cis-Dichlorobis(dimethyl sulfoxide)platinum(II)


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Linear Formula:


MDL Number:


EC No.:



cis-Dichlorobis(dimethyl sulfoxide)platinum(II)
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cis-Dichlorobis(dimethyl sulfoxide)platinum(II) Properties (Theoretical)

Compound Formula C4H12Cl2O2PtS2
Molecular Weight 422.25
Appearance White to light yellow powder or chunks
Melting Point 218-224 °C
Boiling Point N/A
Density N/A
Solubility in H2O N/A
Exact Mass 420.93 g/mol
Monoisotopic Mass 420.93 g/mol

cis-Dichlorobis(dimethyl sulfoxide)platinum(II) Health & Safety Information

Signal Word Warning
Hazard Statements H315-H319-H335
Hazard Codes Xi
Precautionary Statements P261-P305+P351+P338
RTECS Number TP2215200
Transport Information NONH for all modes of transport
WGK Germany 3
GHS Pictograms

About cis-Dichlorobis(dimethyl sulfoxide)platinum(II)

cis-Dichlorobis(dimethyl sulfoxide)platinum(II)

cis-Dichlorobis(dimethyl sulfoxide)platinum(II) Synonyms

cis-dichlorobis(dimethylsulfoxide)platinum(II), cis-dichlorobis(dimethylsulfoxido)platinum(II), didimethylsulfoxide dichloroplatinum(II), bis(dimethylsulfinyl)dichloroplatinum(II), cis-dichlorobis(DMSO)platinum, DDMS-DCP, CAS 39336-39-5

Chemical Identifiers

Linear Formula Pt[(CH3)2SO]2Cl2
MDL Number MFCD00061452
EC No. N/A
Pubchem CID 11037236 / 3035418
IUPAC Name dichloroplatinum; methylsulfinylmethane
InchI Identifier InChI=1S/2C2H6OS.2ClH.Pt/c2*1-4(2)3;;;/h2*1-2H3;2*1H;/q;;;;+2/p-2

Packaging Specifications

Typical bulk packaging includes palletized plastic 5 gallon/25 kg. pails, fiber and steel drums to 1 ton super sacks in full container (FCL) or truck load (T/L) quantities. Research and sample quantities and hygroscopic, oxidizing or other air sensitive materials may be packaged under argon or vacuum. Shipping documentation includes a Certificate of Analysis and Safety Data Sheet (SDS). Solutions are packaged in polypropylene, plastic or glass jars up to palletized 440 gallon liquid totes, and 36,000 lb. tanker trucks.

Related Elements


Chlorine is a Block P, Group 17, Period 3 element. Its electron configuration is [Ne]3s23p5. The chlorine atom has a covalent radius of 102±4 pm and its Van der Waals radius is 175 pm. Chlorine ModelIn its elemental form, chlorine is a yellow-green gas. Chlorine is the second lightest halogen after fluorine. It has the third highest electronegativity and the highest electron affinity of all elements, making it a strong oxidizing agent. It is rarely found by itself in nature. Chlorine was discovered and first isolated by Carl Wilhelm Scheele in 1774. It was first recognized as an element by Humphry Davy in 1808.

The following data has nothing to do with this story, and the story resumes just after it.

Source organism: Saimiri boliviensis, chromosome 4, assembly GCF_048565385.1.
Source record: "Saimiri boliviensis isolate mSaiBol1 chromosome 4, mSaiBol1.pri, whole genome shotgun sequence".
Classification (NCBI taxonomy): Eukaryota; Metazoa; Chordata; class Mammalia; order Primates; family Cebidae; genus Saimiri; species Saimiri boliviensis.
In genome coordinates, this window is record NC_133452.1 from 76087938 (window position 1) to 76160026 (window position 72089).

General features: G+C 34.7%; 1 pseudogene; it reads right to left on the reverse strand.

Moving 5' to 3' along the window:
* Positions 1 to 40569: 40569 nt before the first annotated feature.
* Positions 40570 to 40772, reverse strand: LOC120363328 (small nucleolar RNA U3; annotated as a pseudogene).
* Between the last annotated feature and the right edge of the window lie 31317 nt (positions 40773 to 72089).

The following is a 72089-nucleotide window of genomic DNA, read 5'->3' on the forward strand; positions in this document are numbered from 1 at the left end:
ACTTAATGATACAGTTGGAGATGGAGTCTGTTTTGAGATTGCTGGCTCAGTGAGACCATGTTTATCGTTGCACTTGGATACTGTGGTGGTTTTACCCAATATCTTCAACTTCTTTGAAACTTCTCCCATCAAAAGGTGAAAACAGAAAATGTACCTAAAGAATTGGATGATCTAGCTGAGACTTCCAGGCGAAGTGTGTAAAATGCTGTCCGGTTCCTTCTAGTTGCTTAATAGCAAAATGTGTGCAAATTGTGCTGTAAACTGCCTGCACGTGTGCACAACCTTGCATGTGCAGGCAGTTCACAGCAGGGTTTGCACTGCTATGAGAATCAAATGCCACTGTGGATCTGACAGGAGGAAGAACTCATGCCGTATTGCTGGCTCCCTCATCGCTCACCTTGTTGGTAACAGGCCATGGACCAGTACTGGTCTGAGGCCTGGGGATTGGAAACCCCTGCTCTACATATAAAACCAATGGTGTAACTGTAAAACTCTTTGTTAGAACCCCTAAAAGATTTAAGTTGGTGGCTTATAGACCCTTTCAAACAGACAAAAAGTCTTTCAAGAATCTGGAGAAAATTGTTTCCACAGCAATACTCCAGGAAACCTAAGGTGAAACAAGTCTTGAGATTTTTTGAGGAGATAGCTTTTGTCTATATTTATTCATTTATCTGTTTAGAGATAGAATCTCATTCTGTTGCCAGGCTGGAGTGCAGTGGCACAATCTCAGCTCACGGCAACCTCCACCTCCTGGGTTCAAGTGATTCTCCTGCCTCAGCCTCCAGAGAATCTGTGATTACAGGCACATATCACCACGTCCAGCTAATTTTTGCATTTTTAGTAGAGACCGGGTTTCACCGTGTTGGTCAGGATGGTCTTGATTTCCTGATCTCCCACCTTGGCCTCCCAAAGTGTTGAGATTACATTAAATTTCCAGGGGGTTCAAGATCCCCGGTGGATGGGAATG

See more Platinum products. Platinum (atomic symbol: Pt, atomic number: 78) is a Block D, Group 10, Period 6 element with an atomic weight of 195.084. The number of electrons in each of platinum's shells is [2, 8, 18, 32, 17, 1] and its electron configuration is [Xe] 4f14 5d9 6s1. The platinum atom has a radius of 139 pm and a Van der Waals radius of 175 pm. Platinum Bohr ModelElemental PlatinumPlatinum was discovered and first isolated by Antonio de Ulloa in 1735. It is one of the rarest elements in the earth's crust, occurring at a concentration of only 0.005 ppm. Platinum is found uncombined as a free element and alloyed with iridium as platiniridium. In its elemental form, platinum has a grayish white appearance. It is highly resistant to corrosion: the metal does not oxidize in air at any temperature. It is generally non-reactive, even at high temperatures. The origin of the name "platinum" comes from the Spanish word platina, meaning silver.


See more Sulfur products. Sulfur (or Sulphur) (atomic symbol: S, atomic number: 16) is a Block P, Group 16, Period 3 element with an atomic radius of 32.066. Sulfur Bohr ModelThe number of electrons in each of Sulfur's shells is 2, 8, 6 and its electron configuration is [Ne] 3s2 3p4. In its elemental form, sulfur has a light yellow appearance. The sulfur atom has a covalent radius of 105 pm and a Van der Waals radius of 180 pm. In nature, sulfur can be found in hot springs, meteorites, volcanoes, and as galena, gypsum, and epsom salts. Sulfur has been known since ancient times but was not accepted as an element until 1777, when Antoine Lavoisier helped to convince the scientific community that it was an element and not a compound.

Recent Research


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